Note that the expectational operator is applied everywhere with respect to the information set from period t. The above equation can be simplified even further after using the assumptions that F(K, L) is a constant returns to scale production function (FK=YKFLLK), and that the marginal product of labor FL equals the real wage, adjusted for the presence of imperfect competition in the product market. As a result, Equation (16) takes the following form:

E(It+2Kt+2)=const.+α1pt+1pt+2E(It+1Kt+1)+α2ptpt+2E(ItKt) (17)12α3pt+1pt+2E(It+1Kt+1)21γv[α3pt+1pt+2E(Ct+1Kt+1)]+(1vγv)[α3pt+1pt+2E(Yt+1Kt+1)]1γvE[(pt+1Ipt+2α1pt+1Ipt+2α2ptIpt+2)]

The empirical specification used in this paper is based on Equation (17). Time-specific and firm-specific effects are included as well. The year dummies capture the variation in the user cost, represented by the last term of the above equation. The firm-level heterogeneity in the Compustat sample is taken into consideration by adding company-specific fixed effects. A low-order moving average error term is obtained by substituting the realized values of the variables for their expected counterparts.7 In particular, I estimate the version of the empirical investment equation given by Equation (18) below:

Ii,t+2Ki,t+2=fi+dt+2+π1Ii,t+1Ki,t+1+π2Ii,tKi,t+π3(Ii,t+1Ki,t+1)2+π4Ci,t+1Ki,t+1+π51Yi,t+1Ki,t+1+ui,t+2(18)

The coefficients on the lagged investment rates Ii,t+1Ki,t+1and Ii,tKi,t depend on the investment shares ϕ1 and ϕ2. The square of the investment rate lagged once appears in the empirical specification because of the quadratic form of the adjustment costs function; the coefficient on this variable is negative and depends on the investment share ϕ2 as well. The magnitude of the adjustment costs function γ affects the coefficients of the lagged cash flow and output variables, Ci,t+1Ki,t+1 and Yi,t+1Ki,t+1 The sign of the cash flow term should be negative.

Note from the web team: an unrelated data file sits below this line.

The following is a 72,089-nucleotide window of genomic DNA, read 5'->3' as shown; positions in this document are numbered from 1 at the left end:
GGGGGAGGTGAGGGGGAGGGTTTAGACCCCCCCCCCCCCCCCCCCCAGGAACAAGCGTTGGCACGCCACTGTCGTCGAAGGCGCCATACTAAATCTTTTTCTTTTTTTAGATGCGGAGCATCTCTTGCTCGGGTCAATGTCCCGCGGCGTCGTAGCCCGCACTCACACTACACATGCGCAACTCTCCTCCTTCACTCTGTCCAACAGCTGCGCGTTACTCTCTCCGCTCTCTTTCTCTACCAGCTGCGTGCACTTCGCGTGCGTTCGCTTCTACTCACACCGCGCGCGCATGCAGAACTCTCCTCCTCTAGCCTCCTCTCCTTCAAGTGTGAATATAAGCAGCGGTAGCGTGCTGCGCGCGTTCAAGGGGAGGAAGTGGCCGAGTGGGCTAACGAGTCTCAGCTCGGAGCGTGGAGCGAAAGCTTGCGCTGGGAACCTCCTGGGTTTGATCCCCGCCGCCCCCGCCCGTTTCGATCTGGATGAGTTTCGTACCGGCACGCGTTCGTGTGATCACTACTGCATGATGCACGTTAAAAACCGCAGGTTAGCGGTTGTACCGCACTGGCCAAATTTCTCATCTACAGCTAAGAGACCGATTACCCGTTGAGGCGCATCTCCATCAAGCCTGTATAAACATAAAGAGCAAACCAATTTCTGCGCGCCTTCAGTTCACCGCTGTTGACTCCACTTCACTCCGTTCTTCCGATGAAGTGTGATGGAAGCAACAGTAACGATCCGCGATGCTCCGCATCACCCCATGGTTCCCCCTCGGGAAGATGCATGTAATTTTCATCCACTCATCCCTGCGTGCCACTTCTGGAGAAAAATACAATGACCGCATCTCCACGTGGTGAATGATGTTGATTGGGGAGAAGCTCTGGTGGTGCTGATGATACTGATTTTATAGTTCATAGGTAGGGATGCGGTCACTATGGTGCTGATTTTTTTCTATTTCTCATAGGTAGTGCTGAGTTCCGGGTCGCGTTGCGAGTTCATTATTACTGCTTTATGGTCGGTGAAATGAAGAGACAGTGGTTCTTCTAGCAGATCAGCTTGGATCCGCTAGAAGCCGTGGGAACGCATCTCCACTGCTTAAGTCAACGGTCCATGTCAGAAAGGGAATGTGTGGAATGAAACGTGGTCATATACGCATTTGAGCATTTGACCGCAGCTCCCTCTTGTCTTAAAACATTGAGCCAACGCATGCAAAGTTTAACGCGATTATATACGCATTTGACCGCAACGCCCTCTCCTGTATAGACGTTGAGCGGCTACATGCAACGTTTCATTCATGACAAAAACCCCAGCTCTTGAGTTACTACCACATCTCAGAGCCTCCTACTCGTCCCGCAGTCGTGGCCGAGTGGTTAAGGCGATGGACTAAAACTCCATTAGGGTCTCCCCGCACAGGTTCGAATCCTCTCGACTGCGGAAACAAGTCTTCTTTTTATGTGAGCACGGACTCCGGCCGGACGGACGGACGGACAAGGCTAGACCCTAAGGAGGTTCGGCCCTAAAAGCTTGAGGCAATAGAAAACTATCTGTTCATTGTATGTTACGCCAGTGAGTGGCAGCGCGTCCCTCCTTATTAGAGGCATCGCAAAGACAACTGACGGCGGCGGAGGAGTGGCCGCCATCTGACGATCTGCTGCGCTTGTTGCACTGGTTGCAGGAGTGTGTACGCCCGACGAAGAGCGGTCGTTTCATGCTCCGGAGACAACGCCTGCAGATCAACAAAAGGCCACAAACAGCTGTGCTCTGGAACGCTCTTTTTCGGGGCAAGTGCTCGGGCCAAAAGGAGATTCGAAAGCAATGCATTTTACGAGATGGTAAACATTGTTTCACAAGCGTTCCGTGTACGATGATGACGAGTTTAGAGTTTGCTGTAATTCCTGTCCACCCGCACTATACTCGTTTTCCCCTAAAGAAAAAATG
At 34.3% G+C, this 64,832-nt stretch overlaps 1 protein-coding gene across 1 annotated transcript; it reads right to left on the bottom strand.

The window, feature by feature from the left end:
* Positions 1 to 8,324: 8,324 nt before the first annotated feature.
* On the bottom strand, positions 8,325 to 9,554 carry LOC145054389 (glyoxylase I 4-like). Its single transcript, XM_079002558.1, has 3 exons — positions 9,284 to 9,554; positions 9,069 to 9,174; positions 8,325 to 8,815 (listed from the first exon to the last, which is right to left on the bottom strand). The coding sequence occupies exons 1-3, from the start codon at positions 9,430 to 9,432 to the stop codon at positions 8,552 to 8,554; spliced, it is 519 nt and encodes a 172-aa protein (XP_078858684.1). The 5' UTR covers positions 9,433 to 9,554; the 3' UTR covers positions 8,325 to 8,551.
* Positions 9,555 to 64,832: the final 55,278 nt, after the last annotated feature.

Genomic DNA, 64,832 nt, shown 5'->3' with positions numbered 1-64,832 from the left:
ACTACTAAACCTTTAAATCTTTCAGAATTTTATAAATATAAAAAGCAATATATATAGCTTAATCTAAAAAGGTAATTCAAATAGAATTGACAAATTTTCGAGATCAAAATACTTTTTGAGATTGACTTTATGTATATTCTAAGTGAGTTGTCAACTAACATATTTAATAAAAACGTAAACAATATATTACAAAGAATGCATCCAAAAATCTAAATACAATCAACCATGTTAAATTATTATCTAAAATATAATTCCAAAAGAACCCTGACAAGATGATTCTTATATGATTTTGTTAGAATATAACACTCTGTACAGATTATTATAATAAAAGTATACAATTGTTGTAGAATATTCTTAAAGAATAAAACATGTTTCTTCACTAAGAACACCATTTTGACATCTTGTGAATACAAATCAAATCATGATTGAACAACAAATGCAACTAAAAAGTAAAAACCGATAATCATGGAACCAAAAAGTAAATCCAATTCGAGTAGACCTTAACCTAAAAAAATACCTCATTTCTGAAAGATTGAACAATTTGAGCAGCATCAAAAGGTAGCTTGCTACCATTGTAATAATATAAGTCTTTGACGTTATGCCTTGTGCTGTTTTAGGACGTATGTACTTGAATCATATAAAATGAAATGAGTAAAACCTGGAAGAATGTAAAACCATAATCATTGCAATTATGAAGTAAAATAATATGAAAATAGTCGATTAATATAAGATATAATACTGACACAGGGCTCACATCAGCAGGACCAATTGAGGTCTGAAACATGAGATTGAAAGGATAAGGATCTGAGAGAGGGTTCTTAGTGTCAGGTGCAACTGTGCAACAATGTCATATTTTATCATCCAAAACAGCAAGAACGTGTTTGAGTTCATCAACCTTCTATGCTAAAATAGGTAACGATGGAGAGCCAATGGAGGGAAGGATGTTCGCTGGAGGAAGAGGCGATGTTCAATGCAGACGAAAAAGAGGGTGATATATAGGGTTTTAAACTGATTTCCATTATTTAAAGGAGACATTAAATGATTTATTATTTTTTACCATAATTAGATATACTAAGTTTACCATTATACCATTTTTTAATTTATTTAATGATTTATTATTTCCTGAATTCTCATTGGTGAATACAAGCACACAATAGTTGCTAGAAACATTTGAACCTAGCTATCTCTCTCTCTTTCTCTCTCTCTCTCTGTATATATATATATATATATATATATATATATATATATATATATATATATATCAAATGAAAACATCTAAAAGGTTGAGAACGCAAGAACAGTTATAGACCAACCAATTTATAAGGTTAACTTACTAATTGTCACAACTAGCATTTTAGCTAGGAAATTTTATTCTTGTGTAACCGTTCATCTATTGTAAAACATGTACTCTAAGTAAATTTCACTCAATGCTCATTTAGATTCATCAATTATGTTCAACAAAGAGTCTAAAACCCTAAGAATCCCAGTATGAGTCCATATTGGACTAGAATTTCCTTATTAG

The output term appears in the empirical investment equation because of the assumption of imperfect competition in the product market. The price elasticity of demand determines the parameter v which enters the coefficients of the cash flow and output variables. In addition, all coefficients depend on the depreciation rate δ and the discount rate β, which are assumed to be constant over time.

B. Econometric Issues

The problem with estimating the dynamic investment model presented above is the correlation between the lagged dependent variables and the individual effects. Since the conditional expectations are replaced with the actual values of the variables in the empirical specification, the error term ui,t contains a limited amount of serial correlation.

The econometric literature offers several solutions to the problem of estimating consistently the model given by Equation (18). Anderson and Hsiao (1982) propose transforming the model by first-differences and using instrumental variables on the transformed equation. The Anderson-Hsiao approach uses as instruments the first differences of the exogenous regressors, as well as the level or the first difference of appropriately lagged values of the dependent variable. For example, if the error term follows a moving-average process of order q, then yi,t-q-2 and yi,t-q-3 are suitable instruments.

Arellano and Bond (1991) develop a more efficient method of estimating the model by increasing the number of orthogonality conditions used in the estimation. Their generalized-method-of-moments technique takes into account the autocorrelated structure of the disturbances in the model, as well as the orthogonality between the error term of the transformed equation and further lags of the dependent variable. Using Monte Carlo simulations, Arellano and Bond demonstrate that “the GMM estimator offers significant efficiency gains compared to simple IV alternatives, and produces estimates that are well-determined in dynamic panel models” (p. 293). In addition, the authors present specification tests which could be used after estimating the model.

Consistent estimation is achieved here by using the GMM method developed by Arellano and Bond (1991). The model is estimated using the statistical package DPD (Dynamic Panel Data) developed by Doornik, Arellano and Bond (1999). The procedure involves transforming the panel data by orthogonal deviations or first differences, and using suitably lagged dependent variables as instruments. In the case of no time-to-build, for example, the untransformed regressors which are lagged two or more periods are valid instruments. A two-year gestation lag implies that only the instruments with lags three or more years should be used. Before discussing the dynamic panel estimation results, however, I describe some of the characteristics of the sample.

V. Data

Based on the time-to-build data presented in Koeva (2000), I assume that the process of investment takes two years, i.e. the model to be estimated is given by Equation (18). The accounting data on firm-level investment in the United States are available from Compustat. The universe of Compustat firms contains a disproportionate number of large and mediumsized companies. The advantage of Compustat is that the database is easily accessible, and provides investment data over a long period of time.